I encourage my clients to review with me in November for several reasons. I want to check their QuickBooks files for errors, I want to estimate their tax position for the current year (and hopefully reduce the tax burden), and I want to talk about the next year in the financial planning sense.

Checking the QuickBooks files for errors lessens the time it will take me to prepare the tax returns in the spring when my time is at a premium, and should lessen the bill accordingly. More importantly however, by correcting any errors now, the true financial picture will emerge making for better tax planning.

Checking for QuickBooks errors, and tax strategizing is a current year task but don’t forget about talking to your accountant about next year’s plans. The benefits of this annual conversation are many. One, the accountant can incorporate the tax, and financial implications of your plans into future strategies. Second, and maybe more importantly, it requires you to think about next year, and to articulate them The mere commitment to the meeting will require you to clarify your thoughts about the coming year, and reviewing those plans with your financial advisor may uncover some inconsistencies or holes in your thinking.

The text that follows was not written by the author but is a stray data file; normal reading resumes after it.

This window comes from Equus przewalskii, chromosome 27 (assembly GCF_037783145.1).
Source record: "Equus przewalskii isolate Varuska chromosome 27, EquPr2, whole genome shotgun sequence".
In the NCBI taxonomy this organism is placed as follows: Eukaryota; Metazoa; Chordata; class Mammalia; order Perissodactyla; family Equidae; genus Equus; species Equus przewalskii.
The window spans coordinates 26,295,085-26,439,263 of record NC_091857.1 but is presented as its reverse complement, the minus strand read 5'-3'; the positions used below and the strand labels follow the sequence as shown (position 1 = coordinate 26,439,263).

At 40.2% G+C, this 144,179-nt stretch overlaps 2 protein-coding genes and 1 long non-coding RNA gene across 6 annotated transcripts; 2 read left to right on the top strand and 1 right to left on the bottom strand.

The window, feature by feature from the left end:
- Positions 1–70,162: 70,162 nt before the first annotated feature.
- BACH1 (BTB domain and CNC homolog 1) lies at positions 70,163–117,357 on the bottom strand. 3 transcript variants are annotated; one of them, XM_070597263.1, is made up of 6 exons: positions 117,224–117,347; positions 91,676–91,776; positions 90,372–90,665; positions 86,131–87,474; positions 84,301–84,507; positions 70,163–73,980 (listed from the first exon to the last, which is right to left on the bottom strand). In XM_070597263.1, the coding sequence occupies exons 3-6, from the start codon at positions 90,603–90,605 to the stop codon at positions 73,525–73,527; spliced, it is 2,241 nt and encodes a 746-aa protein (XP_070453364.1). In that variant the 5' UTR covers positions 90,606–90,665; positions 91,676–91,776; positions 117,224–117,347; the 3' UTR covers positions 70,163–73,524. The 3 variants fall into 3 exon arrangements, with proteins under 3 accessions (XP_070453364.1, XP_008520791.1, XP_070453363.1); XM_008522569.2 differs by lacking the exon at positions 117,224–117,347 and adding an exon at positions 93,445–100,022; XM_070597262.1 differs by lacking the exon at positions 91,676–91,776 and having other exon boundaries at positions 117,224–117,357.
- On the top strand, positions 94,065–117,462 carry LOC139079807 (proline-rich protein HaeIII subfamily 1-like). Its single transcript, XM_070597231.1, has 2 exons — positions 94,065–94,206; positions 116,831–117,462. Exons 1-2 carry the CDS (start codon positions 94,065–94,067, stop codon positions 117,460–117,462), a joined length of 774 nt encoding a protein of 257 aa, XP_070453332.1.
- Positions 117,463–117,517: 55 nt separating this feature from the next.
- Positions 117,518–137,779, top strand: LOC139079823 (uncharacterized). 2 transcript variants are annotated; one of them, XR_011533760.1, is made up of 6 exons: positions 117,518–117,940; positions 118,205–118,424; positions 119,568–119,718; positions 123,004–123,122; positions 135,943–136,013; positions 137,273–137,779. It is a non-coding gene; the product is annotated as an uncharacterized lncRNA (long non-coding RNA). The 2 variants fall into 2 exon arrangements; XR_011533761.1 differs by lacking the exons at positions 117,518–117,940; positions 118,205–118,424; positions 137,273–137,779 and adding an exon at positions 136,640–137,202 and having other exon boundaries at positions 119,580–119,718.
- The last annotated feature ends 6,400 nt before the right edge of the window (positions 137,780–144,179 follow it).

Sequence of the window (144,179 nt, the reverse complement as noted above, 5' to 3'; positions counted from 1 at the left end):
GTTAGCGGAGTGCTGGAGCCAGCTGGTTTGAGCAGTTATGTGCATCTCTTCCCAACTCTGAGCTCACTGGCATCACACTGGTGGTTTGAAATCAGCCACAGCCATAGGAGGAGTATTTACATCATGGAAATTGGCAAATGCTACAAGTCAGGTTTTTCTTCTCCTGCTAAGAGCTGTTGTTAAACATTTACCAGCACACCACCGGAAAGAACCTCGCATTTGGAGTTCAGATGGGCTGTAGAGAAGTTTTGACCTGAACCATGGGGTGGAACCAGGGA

Finally, having a once a year conversation with your accountant, will bring him up to speed about your industry issues, and keep him in tune with your thoughts, and plans going forward.

Good luck and here’s hoping it “all adds up” for you.

P.S. If there is any area in accounting or tax that you think needs to be addressed in this column please e-mail me at Ginnatycpa@aol.com and if it is of general interest, I will address it in future column

Blogging Can Cause Damage to Your Company’s Image

This article was written by Bern Lefson, SCORE Orange County Management Counselor